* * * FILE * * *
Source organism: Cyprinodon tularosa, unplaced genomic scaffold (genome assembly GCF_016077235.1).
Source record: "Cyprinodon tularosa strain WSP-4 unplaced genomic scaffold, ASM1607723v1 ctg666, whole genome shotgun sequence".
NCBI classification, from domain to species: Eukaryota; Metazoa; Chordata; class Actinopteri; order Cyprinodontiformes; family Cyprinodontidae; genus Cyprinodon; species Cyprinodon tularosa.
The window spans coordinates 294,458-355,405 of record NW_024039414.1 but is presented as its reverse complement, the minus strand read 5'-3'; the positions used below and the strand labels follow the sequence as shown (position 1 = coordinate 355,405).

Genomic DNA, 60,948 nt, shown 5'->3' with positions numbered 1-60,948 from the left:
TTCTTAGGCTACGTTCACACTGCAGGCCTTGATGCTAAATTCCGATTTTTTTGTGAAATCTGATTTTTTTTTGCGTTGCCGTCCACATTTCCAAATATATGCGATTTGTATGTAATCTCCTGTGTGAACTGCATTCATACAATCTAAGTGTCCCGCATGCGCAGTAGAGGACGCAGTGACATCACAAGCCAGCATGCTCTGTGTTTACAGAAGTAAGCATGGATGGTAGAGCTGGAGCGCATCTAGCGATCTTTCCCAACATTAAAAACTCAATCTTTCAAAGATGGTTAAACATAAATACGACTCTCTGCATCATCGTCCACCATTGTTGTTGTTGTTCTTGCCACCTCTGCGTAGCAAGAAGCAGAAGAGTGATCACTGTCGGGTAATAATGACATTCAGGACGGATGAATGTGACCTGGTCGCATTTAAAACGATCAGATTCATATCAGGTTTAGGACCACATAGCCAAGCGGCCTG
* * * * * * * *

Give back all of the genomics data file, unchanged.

Source organism: Cyprinodon tularosa, unplaced genomic scaffold (genome assembly GCF_016077235.1).
Source record: "Cyprinodon tularosa strain WSP-4 unplaced genomic scaffold, ASM1607723v1 ctg666, whole genome shotgun sequence".
NCBI classification, from domain to species: Eukaryota; Metazoa; Chordata; class Actinopteri; order Cyprinodontiformes; family Cyprinodontidae; genus Cyprinodon; species Cyprinodon tularosa.
The window spans coordinates 294,458-355,405 of record NW_024039414.1 but is presented as its reverse complement, the minus strand read 5'-3'; the positions used below and the strand labels follow the sequence as shown (position 1 = coordinate 355,405).

Genomic DNA, 60,948 nt, shown 5'->3' with positions numbered 1-60,948 from the left:
TTCTTAGGCTACGTTCACACTGCAGGCCTTGATGCTAAATTCCGATTTTTTTGTGAAATCTGATTTTTTTTTGCGTTGCCGTCCACATTTCCAAATATATGCGATTTGTATGTAATCTCCTGTGTGAACTGCATTCATACAATCTAAGTGTCCCGCATGCGCAGTAGAGGACGCAGTGACATCACAAGCCAGCATGCTCTGTGTTTACAGAAGTAAGCATGGATGGTAGAGCTGGAGCGCATCTAGCGATCTTTCCCAACATTAAAAACTCAATCTTTCAAAGATGGTTAAACATAAATACGACTCTCTGCATCATCGTCCACCATTGTTGTTGTTGTTCTTGCCACCTCTGCGTAGCAAGAAGCAGAAGAGTGATCACTGTCGGGTAATAATGACATTCAGGACGGATGAATGTGACCTGGTCGCATTTAAAACGATCAGATTCATATCAGGTTTAGGACCACATAGCCAAGCGGCCTG